The challenges were many for Simon and colleagues: installing a ladies’ changing room; refurbishing the main changing room and shower area; removing the big bath, outlawed by Health & Safety correctness; refitting the kitchen; recarpeting the entire Clubhouse bar and restaurant area; resurfacing the tennis courts; and rectifying the deterioration of the Clubhouse roof. The biggest and most successful undertaking involved drainage to relieve flooding in the car park and training areas. A borehole was drilled by the car park and drains installed under the Clubhouse and extended to the lower fields to take away the water.
Simon helped reorganise the split in responsibilities between managing the Clubhouse and looking after the grounds. This involved agreeing employment terms and contracts for groundsman and bar and restaurant manager.
The biggest “hit” to OB finances occurred when the School Governors decided to discontinue paying the first five years of Society subscriptions for all leavers and launch the School’s own alumni operation.
This prompted a rigorous examination of all Society’s activities. Clubhouse and grounds would have to be run in a thoroughly commercial manner. Accordingly, Simon, Past Presidents Guy Black, Colin Finch and Richard Owers, Secretary Ian West and Treasurer Adrian Rilstone produced new arrangements----rules, systems, cost centres and management structure----to keep the whole operation afloat and lay the ground for improvement and development. The Society has remained the parent body of the new Old Brentwoods Club which has grown to over 350 members---OBs and Brentwood area residents---and has stepped up and diversified its activities.
Elected President of the Old Brentwoods Society for 2013/14, Simon focused on improving communications with the School and its alumni relations operation, improving communications and encouraging School use of OB facilities. In recent years, he continued to deploy his legal skills in support of the Society, clubhouse and grounds.
Simon obtained a BA Hons in law at the Anglia Ruskin University, Chelmsford and qualified as a solicitor with a firm based in Lincolns Inn. In 1983, only two years after qualifying, he joined the Wildes partnership and began to develop his work in asset lending. In 2001, he joined DLA Piper, now the largest law firm in the world. As a partner, he developed his skills in asset-based lending, becoming an internationally acknowledged expert in the field. He advised across a wide range of industries upon structures, ways of doing business, factoring, funding through debt purchase, and trade and supply chain finance.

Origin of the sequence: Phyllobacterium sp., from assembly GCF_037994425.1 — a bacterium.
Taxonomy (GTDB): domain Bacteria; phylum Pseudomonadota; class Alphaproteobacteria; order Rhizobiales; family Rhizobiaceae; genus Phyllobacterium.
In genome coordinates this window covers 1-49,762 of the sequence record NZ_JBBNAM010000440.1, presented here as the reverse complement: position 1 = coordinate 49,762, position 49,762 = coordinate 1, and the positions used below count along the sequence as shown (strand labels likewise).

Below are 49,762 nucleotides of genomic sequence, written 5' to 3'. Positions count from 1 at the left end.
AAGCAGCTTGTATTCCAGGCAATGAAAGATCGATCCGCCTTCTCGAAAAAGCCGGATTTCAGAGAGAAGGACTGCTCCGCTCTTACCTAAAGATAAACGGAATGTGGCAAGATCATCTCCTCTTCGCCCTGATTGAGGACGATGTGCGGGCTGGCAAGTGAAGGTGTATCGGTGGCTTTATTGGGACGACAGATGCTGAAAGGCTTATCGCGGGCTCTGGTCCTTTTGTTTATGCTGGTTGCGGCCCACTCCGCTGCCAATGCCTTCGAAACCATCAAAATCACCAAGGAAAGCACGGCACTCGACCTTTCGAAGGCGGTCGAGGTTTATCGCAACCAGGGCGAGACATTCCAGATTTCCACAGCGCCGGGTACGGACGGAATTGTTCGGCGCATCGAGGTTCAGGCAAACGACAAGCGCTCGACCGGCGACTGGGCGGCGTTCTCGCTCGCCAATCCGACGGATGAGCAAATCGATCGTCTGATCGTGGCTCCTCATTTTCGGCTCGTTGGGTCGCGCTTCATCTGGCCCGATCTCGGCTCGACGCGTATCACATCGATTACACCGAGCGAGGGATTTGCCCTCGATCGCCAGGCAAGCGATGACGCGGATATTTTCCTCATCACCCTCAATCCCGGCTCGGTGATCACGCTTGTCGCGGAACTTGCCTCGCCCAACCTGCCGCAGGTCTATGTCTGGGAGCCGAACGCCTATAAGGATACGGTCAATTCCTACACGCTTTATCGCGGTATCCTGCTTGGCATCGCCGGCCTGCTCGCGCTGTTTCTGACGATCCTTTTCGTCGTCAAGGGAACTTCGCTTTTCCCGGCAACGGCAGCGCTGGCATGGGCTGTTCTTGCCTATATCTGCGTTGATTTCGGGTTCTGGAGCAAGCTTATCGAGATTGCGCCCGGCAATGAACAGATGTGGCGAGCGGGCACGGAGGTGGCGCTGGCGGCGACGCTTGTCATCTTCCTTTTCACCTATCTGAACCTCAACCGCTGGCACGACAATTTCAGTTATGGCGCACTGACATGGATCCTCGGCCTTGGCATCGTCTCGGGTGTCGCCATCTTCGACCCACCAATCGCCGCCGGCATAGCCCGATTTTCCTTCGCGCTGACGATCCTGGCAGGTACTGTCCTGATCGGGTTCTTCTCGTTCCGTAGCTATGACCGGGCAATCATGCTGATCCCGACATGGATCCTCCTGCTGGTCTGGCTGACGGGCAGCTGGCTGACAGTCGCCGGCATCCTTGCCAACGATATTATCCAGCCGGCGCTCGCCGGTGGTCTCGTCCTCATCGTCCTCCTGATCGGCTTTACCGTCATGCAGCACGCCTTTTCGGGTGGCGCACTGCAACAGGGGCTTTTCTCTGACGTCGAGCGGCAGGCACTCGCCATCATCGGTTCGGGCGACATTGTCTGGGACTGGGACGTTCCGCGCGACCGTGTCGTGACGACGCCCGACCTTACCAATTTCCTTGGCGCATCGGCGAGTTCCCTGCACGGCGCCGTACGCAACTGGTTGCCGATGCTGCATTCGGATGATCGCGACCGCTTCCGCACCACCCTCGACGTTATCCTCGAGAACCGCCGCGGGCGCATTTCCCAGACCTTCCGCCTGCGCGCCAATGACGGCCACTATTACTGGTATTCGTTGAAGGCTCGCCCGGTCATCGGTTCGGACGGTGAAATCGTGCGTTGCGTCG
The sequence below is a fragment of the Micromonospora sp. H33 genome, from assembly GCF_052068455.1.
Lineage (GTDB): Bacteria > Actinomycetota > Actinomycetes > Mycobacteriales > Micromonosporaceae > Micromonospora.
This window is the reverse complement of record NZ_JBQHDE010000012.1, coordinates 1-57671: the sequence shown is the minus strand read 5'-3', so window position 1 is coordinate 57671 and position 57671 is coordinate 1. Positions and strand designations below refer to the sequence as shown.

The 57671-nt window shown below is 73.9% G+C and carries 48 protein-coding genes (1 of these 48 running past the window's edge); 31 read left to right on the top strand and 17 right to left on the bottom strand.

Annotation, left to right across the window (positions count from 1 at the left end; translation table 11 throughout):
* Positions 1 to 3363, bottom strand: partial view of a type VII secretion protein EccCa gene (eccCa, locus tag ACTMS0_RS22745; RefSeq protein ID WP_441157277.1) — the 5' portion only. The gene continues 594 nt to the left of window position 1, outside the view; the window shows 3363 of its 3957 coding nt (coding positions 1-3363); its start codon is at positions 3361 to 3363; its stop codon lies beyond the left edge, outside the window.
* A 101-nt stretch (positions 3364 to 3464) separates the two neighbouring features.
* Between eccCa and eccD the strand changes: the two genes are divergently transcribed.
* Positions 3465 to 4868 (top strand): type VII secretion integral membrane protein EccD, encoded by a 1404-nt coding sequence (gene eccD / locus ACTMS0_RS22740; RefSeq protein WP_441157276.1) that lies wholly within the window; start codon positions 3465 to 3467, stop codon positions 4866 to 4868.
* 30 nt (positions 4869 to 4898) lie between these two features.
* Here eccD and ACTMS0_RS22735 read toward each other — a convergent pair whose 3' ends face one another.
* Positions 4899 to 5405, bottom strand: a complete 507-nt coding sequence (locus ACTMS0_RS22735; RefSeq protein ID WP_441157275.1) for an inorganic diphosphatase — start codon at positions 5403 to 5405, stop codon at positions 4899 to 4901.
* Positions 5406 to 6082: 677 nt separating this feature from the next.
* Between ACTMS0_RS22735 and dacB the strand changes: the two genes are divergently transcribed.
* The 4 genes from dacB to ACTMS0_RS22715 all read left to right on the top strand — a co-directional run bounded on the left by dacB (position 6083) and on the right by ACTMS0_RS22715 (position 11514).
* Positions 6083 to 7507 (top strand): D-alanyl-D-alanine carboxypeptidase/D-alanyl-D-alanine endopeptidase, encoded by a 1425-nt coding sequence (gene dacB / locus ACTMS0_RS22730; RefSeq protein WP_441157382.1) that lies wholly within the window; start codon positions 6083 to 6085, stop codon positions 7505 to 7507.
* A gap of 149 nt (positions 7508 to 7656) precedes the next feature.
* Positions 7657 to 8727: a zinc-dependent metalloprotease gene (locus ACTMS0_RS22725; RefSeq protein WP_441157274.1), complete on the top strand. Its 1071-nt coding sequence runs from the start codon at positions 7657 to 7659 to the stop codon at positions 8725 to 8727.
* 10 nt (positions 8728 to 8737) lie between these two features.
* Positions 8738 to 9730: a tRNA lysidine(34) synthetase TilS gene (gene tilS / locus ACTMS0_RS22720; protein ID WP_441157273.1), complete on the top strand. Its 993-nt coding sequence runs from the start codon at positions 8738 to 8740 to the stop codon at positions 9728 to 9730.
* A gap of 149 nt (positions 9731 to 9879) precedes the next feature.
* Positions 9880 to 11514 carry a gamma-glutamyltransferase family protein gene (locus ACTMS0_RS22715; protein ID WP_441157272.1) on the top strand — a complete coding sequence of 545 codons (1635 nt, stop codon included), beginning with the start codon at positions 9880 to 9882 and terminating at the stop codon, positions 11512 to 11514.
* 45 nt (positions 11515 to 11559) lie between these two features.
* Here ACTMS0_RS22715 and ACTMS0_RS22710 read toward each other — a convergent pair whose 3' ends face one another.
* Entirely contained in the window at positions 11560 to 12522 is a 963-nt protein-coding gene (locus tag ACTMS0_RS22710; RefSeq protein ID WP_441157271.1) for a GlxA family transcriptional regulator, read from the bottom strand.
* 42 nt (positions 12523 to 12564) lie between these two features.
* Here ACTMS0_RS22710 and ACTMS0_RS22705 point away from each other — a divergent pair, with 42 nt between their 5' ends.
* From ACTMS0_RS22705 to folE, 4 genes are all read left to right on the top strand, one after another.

As Global Client Relationship Partner for GE (General Electric), he worked closely with lawyers in the USA and Paris. His expertise and experience helped to change the interpretation of the law governing asset-based financing.
Simon’s concern for the less fortunate encompassed both professional and charitable initiatives. From 2010, he led teams of DLA Piper and General Electric lawyers on a two-week course for trainee lawyers and students in liaison with the Law School of Tanzania. In 2016, he led another DLA Piper-General Electric team on a similar course in Lusaka at the Zambia Institute of Advanced Legal Education.
He followed his retirement from DLA Piper in 2019 by joining an arduous trek to Machu Picchu in the Peruvian Andes, raising a substantial sum for UNICEF’s child protection projects.
In his address in St. Peter’s Church, former Society President Richard Owers selected quotes from the many received from people who had worked with Simon. “Always calm, considered, clear, accurate, hardworking, friendly and a fine lawyer.” “He gave so much to our industry, helping to define its legal landscape---a guardian of its moral compass.” “I greatly admired Simon for his humility, humanity and integrity.”